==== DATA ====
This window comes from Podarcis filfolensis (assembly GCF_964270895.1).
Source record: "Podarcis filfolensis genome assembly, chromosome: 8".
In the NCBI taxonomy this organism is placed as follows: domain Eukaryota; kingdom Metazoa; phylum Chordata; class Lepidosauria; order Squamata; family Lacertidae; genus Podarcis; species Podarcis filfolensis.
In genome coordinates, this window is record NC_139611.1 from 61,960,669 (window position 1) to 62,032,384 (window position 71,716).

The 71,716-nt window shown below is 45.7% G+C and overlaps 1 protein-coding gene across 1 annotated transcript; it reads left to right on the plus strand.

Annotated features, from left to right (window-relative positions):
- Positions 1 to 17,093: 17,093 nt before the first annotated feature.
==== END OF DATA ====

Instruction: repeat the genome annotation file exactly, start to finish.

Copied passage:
This window comes from Podarcis filfolensis (assembly GCF_964270895.1).
Source record: "Podarcis filfolensis genome assembly, chromosome: 8".
In the NCBI taxonomy this organism is placed as follows: domain Eukaryota; kingdom Metazoa; phylum Chordata; class Lepidosauria; order Squamata; family Lacertidae; genus Podarcis; species Podarcis filfolensis.
In genome coordinates, this window is record NC_139611.1 from 61,960,669 (window position 1) to 62,032,384 (window position 71,716).

The 71,716-nt window shown below is 45.7% G+C and overlaps 1 protein-coding gene across 1 annotated transcript; it reads left to right on the plus strand.

Annotated features, from left to right (window-relative positions):
- Positions 1 to 17,093: 17,093 nt before the first annotated feature.